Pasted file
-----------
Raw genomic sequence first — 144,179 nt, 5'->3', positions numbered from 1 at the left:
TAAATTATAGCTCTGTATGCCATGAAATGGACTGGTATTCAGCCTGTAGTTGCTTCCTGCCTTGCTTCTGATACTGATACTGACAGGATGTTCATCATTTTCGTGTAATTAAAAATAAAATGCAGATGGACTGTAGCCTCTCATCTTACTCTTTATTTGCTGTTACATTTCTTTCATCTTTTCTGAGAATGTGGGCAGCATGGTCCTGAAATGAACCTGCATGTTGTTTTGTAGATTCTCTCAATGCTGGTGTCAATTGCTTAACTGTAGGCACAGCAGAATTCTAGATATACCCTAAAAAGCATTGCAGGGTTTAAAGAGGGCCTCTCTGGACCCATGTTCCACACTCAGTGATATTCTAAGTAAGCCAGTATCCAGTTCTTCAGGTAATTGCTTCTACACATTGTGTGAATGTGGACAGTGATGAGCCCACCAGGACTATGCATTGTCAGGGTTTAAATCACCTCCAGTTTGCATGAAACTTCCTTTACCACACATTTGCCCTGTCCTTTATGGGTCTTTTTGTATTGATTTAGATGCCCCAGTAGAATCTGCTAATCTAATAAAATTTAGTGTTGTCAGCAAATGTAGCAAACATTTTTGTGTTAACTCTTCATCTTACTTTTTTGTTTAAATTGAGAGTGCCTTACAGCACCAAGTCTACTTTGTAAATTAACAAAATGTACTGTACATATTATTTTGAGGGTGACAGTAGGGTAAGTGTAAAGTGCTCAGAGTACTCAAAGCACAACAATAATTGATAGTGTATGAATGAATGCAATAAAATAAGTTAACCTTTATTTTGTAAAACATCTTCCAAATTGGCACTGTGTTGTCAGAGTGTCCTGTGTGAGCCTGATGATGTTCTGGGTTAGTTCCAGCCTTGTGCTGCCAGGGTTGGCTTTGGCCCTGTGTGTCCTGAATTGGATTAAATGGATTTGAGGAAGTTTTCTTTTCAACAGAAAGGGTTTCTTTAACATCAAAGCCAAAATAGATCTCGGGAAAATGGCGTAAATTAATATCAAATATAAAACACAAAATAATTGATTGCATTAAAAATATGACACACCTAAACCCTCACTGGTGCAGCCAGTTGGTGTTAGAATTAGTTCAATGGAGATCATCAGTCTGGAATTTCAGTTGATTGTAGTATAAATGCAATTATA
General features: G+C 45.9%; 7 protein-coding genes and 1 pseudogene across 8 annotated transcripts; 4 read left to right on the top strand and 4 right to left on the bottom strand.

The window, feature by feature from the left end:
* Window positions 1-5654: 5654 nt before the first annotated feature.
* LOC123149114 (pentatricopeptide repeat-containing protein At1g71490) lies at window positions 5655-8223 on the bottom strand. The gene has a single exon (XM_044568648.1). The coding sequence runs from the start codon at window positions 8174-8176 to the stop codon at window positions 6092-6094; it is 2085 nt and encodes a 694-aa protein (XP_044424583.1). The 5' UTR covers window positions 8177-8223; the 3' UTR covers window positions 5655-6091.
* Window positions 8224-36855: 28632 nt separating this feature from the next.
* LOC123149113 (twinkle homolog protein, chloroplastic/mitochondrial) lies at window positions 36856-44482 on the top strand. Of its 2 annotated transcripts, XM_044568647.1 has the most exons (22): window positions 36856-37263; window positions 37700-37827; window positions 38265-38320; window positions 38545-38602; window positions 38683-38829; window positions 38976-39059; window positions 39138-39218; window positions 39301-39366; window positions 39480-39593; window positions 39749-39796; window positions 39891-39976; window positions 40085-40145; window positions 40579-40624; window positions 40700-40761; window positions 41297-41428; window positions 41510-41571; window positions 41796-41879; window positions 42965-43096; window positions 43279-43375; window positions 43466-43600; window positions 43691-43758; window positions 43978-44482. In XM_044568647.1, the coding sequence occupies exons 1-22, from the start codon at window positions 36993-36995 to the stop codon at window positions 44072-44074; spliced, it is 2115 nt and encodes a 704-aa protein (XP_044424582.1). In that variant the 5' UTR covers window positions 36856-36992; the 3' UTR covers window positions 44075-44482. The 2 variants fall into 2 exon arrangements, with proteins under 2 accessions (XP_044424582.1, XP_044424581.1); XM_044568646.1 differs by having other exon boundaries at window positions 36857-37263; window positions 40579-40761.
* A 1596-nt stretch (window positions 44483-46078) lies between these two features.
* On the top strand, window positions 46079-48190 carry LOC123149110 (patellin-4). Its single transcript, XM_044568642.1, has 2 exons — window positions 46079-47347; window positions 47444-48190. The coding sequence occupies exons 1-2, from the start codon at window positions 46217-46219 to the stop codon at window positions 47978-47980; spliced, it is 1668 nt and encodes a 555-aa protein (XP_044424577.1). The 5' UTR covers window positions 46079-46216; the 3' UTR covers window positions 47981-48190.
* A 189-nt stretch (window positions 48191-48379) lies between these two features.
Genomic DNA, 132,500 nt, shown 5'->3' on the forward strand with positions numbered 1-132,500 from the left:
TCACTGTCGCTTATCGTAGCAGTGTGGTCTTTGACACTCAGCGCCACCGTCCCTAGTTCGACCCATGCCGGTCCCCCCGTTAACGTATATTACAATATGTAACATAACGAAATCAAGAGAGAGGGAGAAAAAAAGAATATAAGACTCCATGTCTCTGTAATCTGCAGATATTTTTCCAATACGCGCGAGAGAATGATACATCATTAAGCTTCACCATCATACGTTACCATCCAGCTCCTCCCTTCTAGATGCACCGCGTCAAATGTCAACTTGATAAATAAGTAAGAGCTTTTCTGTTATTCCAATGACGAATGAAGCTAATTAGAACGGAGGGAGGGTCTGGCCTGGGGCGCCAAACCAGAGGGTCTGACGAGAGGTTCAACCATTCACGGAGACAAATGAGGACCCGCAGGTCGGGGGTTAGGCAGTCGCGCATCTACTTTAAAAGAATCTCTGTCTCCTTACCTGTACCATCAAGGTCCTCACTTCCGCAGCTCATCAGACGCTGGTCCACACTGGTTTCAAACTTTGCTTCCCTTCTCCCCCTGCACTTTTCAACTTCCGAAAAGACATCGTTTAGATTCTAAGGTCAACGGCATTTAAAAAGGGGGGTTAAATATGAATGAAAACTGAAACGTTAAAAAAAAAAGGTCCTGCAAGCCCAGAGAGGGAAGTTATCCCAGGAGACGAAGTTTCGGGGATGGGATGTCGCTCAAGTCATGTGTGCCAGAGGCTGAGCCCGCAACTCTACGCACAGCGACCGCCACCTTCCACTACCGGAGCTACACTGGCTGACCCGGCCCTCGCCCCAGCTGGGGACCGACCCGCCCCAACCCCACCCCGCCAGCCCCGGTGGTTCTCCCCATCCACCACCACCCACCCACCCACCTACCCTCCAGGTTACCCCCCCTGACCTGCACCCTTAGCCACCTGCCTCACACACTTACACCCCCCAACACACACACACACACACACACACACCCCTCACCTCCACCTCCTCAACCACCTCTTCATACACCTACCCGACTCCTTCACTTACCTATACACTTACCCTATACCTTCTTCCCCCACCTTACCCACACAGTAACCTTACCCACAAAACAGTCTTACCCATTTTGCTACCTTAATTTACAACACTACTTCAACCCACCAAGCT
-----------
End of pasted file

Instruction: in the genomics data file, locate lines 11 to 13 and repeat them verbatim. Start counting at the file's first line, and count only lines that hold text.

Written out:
* A 189-nt stretch (window positions 48191-48379) lies between these two features.
Genomic DNA, 132,500 nt, shown 5'->3' on the forward strand with positions numbered 1-132,500 from the left:
TCACTGTCGCTTATCGTAGCAGTGTGGTCTTTGACACTCAGCGCCACCGTCCCTAGTTCGACCCATGCCGGTCCCCCCGTTAACGTATATTACAATATGTAACATAACGAAATCAAGAGAGAGGGAGAAAAAAAGAATATAAGACTCCATGTCTCTGTAATCTGCAGATATTTTTCCAATACGCGCGAGAGAATGATACATCATTAAGCTTCACCATCATACGTTACCATCCAGCTCCTCCCTTCTAGATGCACCGCGTCAAATGTCAACTTGATAAATAAGTAAGAGCTTTTCTGTTATTCCAATGACGAATGAAGCTAATTAGAACGGAGGGAGGGTCTGGCCTGGGGCGCCAAACCAGAGGGTCTGACGAGAGGTTCAACCATTCACGGAGACAAATGAGGACCCGCAGGTCGGGGGTTAGGCAGTCGCGCATCTACTTTAAAAGAATCTCTGTCTCCTTACCTGTACCATCAAGGTCCTCACTTCCGCAGCTCATCAGACGCTGGTCCACACTGGTTTCAAACTTTGCTTCCCTTCTCCCCCTGCACTTTTCAACTTCCGAAAAGACATCGTTTAGATTCTAAGGTCAACGGCATTTAAAAAGGGGGGTTAAATATGAATGAAAACTGAAACGTTAAAAAAAAAAGGTCCTGCAAGCCCAGAGAGGGAAGTTATCCCAGGAGACGAAGTTTCGGGGATGGGATGTCGCTCAAGTCATGTGTGCCAGAGGCTGAGCCCGCAACTCTACGCACAGCGACCGCCACCTTCCACTACCGGAGCTACACTGGCTGACCCGGCCCTCGCCCCAGCTGGGGACCGACCCGCCCCAACCCCACCCCGCCAGCCCCGGTGGTTCTCCCCATCCACCACCACCCACCCACCCACCTACCCTCCAGGTTACCCCCCCTGACCTGCACCCTTAGCCACCTGCCTCACACACTTACACCCCCCAACACACACACACACACACACACACACCCCTCACCTCCACCTCCTCAACCACCTCTTCATACACCTACCCGACTCCTTCACTTACCTATACACTTACCCTATACCTTCTTCCCCCACCTTACCCACACAGTAACCTTACCCACAAAACAGTCTTACCCATTTTGCTACCTTAATTTACAACACTACTTCAACCCACCAAGCT